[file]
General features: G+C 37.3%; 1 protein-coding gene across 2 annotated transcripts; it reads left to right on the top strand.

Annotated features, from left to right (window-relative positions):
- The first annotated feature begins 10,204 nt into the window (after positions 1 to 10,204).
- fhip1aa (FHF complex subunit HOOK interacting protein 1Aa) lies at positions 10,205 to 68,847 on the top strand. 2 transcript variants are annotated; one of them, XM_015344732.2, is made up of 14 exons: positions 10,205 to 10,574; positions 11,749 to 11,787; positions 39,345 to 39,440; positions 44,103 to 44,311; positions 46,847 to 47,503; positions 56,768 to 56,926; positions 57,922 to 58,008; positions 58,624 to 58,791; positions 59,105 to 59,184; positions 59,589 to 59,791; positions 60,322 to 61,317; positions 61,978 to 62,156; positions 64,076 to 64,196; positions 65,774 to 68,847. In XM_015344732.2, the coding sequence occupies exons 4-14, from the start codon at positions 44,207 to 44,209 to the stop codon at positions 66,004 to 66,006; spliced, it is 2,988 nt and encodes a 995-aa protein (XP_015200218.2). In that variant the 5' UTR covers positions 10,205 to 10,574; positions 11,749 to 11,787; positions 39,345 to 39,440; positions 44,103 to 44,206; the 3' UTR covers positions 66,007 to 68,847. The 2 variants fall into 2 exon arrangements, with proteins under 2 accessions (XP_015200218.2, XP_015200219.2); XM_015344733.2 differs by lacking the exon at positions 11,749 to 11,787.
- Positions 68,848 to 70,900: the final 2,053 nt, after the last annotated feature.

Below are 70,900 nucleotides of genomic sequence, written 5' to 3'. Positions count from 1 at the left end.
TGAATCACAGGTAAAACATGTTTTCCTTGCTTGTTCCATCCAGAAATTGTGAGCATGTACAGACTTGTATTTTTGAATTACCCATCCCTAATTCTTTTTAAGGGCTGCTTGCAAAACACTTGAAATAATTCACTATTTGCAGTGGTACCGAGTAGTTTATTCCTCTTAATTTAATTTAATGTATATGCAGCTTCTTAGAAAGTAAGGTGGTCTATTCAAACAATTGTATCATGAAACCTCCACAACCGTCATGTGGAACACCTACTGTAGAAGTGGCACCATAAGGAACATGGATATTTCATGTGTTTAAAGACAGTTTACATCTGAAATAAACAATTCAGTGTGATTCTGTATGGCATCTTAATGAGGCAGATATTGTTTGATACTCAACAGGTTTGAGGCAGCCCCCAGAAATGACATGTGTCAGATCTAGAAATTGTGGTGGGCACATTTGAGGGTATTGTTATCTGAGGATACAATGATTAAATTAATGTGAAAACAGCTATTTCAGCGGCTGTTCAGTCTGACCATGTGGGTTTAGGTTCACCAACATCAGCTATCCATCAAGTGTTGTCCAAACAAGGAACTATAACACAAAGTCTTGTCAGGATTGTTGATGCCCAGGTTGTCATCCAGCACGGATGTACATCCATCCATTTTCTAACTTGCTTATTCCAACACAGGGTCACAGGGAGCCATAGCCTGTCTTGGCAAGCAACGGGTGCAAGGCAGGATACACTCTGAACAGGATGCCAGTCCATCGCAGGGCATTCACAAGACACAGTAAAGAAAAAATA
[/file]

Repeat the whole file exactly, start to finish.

General features: G+C 37.3%; 1 protein-coding gene across 2 annotated transcripts; it reads left to right on the top strand.

Annotated features, from left to right (window-relative positions):
- The first annotated feature begins 10,204 nt into the window (after positions 1 to 10,204).
- fhip1aa (FHF complex subunit HOOK interacting protein 1Aa) lies at positions 10,205 to 68,847 on the top strand. 2 transcript variants are annotated; one of them, XM_015344732.2, is made up of 14 exons: positions 10,205 to 10,574; positions 11,749 to 11,787; positions 39,345 to 39,440; positions 44,103 to 44,311; positions 46,847 to 47,503; positions 56,768 to 56,926; positions 57,922 to 58,008; positions 58,624 to 58,791; positions 59,105 to 59,184; positions 59,589 to 59,791; positions 60,322 to 61,317; positions 61,978 to 62,156; positions 64,076 to 64,196; positions 65,774 to 68,847. In XM_015344732.2, the coding sequence occupies exons 4-14, from the start codon at positions 44,207 to 44,209 to the stop codon at positions 66,004 to 66,006; spliced, it is 2,988 nt and encodes a 995-aa protein (XP_015200218.2). In that variant the 5' UTR covers positions 10,205 to 10,574; positions 11,749 to 11,787; positions 39,345 to 39,440; positions 44,103 to 44,206; the 3' UTR covers positions 66,007 to 68,847. The 2 variants fall into 2 exon arrangements, with proteins under 2 accessions (XP_015200218.2, XP_015200219.2); XM_015344733.2 differs by lacking the exon at positions 11,749 to 11,787.
- Positions 68,848 to 70,900: the final 2,053 nt, after the last annotated feature.

Below are 70,900 nucleotides of genomic sequence, written 5' to 3'. Positions count from 1 at the left end.
TGAATCACAGGTAAAACATGTTTTCCTTGCTTGTTCCATCCAGAAATTGTGAGCATGTACAGACTTGTATTTTTGAATTACCCATCCCTAATTCTTTTTAAGGGCTGCTTGCAAAACACTTGAAATAATTCACTATTTGCAGTGGTACCGAGTAGTTTATTCCTCTTAATTTAATTTAATGTATATGCAGCTTCTTAGAAAGTAAGGTGGTCTATTCAAACAATTGTATCATGAAACCTCCACAACCGTCATGTGGAACACCTACTGTAGAAGTGGCACCATAAGGAACATGGATATTTCATGTGTTTAAAGACAGTTTACATCTGAAATAAACAATTCAGTGTGATTCTGTATGGCATCTTAATGAGGCAGATATTGTTTGATACTCAACAGGTTTGAGGCAGCCCCCAGAAATGACATGTGTCAGATCTAGAAATTGTGGTGGGCACATTTGAGGGTATTGTTATCTGAGGATACAATGATTAAATTAATGTGAAAACAGCTATTTCAGCGGCTGTTCAGTCTGACCATGTGGGTTTAGGTTCACCAACATCAGCTATCCATCAAGTGTTGTCCAAACAAGGAACTATAACACAAAGTCTTGTCAGGATTGTTGATGCCCAGGTTGTCATCCAGCACGGATGTACATCCATCCATTTTCTAACTTGCTTATTCCAACACAGGGTCACAGGGAGCCATAGCCTGTCTTGGCAAGCAACGGGTGCAAGGCAGGATACACTCTGAACAGGATGCCAGTCCATCGCAGGGCATTCACAAGACACAGTAAAGAAAAAATA